Community Climate Charts help Northerners see changes

A web tool developed by SNAP helps residents of communities in Alaska and western Canada to see how global climate change could affect their regions.

A team at the Alaska Climate Adaptation Science Center at the University of Alaska Fairbanks created the tool, which transforms predictions from global climate models into more detailed information about local conditions.

The team created the Community Climate Charts tool to help people see and interpret the data. The tool displays temperature and precipitation projections through 2100 under three scenarios for more than 4,000 communities in Alaska and western Canada. The scenarios are based on three different levels of greenhouse gas emissions linked to the burning of fossil fuels.

“We recognized that these global climate models by themselves cannot be used at face value. The raw output is not suitable for what many users or decision-makers want. That recognition was the motivator.”

John Walsh, Project Lead

Interactivity is a key feature

The tool can be customized. For instance, users can ask questions, such as “Which winter months may transition to above-freezing temperatures?” Season lengths can affect transportation, subsistence hunting and fishing, and other activities.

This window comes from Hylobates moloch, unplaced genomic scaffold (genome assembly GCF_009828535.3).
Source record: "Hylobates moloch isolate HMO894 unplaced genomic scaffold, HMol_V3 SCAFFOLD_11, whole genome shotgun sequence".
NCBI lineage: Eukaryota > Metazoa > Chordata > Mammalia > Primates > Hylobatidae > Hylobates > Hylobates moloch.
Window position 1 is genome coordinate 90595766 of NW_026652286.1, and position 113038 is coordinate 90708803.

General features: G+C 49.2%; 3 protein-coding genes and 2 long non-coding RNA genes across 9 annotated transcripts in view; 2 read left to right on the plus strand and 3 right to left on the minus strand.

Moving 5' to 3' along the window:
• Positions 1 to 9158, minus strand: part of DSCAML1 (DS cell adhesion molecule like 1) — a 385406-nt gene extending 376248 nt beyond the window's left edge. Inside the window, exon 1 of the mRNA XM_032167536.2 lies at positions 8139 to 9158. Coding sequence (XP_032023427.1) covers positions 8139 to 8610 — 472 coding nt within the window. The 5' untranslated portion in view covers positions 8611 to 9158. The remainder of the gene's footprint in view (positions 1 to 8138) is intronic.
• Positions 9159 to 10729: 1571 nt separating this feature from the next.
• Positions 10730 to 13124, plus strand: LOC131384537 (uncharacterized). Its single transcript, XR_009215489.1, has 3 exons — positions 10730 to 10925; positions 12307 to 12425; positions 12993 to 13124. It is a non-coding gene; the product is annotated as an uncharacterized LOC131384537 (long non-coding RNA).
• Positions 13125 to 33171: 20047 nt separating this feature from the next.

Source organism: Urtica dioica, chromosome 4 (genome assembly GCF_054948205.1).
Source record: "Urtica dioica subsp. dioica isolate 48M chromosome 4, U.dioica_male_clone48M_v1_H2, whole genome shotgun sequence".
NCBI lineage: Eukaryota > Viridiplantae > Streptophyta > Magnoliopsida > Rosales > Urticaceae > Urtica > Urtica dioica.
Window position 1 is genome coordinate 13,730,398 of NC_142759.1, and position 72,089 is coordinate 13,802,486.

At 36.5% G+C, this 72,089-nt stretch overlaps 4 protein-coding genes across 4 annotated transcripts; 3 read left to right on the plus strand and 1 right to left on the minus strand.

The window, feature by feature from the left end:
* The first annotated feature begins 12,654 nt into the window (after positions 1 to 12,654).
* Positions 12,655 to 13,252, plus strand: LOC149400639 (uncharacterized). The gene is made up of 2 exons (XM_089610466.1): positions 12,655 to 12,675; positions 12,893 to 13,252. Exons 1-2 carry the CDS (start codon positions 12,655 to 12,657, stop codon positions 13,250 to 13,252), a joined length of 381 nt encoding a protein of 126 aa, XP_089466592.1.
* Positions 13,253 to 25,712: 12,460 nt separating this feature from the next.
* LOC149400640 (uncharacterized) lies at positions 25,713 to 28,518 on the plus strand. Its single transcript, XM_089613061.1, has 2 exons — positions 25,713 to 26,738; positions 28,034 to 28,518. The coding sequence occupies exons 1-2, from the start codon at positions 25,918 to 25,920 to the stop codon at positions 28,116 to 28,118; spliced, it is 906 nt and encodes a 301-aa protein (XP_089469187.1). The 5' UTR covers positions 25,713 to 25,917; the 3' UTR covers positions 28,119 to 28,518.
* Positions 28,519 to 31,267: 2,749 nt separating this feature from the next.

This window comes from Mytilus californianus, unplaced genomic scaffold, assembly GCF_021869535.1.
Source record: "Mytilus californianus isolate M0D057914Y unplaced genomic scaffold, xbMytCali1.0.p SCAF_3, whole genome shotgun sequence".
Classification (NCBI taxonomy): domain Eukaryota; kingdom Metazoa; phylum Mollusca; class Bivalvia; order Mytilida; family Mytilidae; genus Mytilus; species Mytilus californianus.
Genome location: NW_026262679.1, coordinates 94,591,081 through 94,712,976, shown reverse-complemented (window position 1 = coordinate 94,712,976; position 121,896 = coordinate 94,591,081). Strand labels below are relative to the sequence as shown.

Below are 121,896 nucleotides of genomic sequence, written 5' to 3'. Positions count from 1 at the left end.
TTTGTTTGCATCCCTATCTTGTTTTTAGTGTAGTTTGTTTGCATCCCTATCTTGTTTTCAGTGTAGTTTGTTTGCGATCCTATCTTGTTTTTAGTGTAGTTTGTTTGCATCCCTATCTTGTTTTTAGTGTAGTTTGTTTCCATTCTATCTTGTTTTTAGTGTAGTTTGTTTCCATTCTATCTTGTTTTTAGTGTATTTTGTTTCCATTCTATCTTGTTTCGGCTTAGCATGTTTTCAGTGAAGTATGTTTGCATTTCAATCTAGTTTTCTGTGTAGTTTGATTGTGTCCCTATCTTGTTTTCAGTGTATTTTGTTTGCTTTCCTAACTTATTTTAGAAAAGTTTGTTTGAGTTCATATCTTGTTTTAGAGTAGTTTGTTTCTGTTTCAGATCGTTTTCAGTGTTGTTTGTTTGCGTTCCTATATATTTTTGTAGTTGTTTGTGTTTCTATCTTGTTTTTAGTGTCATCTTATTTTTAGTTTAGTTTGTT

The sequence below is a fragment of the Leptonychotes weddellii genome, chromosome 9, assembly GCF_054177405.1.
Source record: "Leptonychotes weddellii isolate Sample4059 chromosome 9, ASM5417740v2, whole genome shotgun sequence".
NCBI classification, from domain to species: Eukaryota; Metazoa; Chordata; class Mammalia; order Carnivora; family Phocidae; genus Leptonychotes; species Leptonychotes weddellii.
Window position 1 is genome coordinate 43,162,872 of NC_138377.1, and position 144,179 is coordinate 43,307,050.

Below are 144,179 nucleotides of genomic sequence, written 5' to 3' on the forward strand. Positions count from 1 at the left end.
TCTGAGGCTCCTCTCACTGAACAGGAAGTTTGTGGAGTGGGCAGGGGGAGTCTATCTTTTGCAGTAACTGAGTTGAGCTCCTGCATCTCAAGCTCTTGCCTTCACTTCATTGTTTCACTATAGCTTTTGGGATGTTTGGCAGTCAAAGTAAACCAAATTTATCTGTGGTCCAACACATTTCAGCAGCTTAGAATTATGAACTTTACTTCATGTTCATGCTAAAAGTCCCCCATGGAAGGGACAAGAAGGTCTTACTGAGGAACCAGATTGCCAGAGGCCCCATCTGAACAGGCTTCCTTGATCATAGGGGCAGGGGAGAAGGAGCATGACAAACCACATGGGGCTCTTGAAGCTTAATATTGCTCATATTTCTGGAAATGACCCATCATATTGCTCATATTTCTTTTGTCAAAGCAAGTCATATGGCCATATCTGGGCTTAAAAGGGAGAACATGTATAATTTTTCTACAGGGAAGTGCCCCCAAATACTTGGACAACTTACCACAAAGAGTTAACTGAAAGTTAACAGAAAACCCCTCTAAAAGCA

“You can get an output at the SNAP website for your community based on the work of thousands of people in the climate modeling enterprise around the world,” Walsh explained. “We’ve distilled all of these efforts down to tools that will get you the information you really want for your location.”

The tool uses data from a process called statistical downscaling, which transforms global climate models into models with finer resolution.

Researchers considered 30 global models and identified five that worked best for Alaska and the Arctic. They compared what the models said should have happened from 1958-2004 to actual historical data from that period.

“Since climate in Alaska varies considerably from year to year and decade to decade, we want to use the longest record possible. Averages for 50 or 100 years are more reliable than 10 or 20 years.”

Co-author Jeremy Littell, a climate center researcher with the USGS in Anchorage.

Climate model evaluation tool

The SNAP team also developed a tool for modelers and climate experts to better identify useful models. Of the roughly 30 global climate models to select from, each has strengths and weaknesses when considering different regions and variables.

“The community charts tool is something very useful that came out of this, but so is the companion tool that was created to help others in the research and modeling community to better identify accurate models to help their future projections.” said SNAP Operations Lead Tom Kurkowski.

Tom Kurkowski, SNAP Operations Lead

The researchers described their work in a recently published paper in the journal Environmental Modeling and Software.

tool screenshot
Screenshot of the web tool.

Related SNAP Work

Web Tool: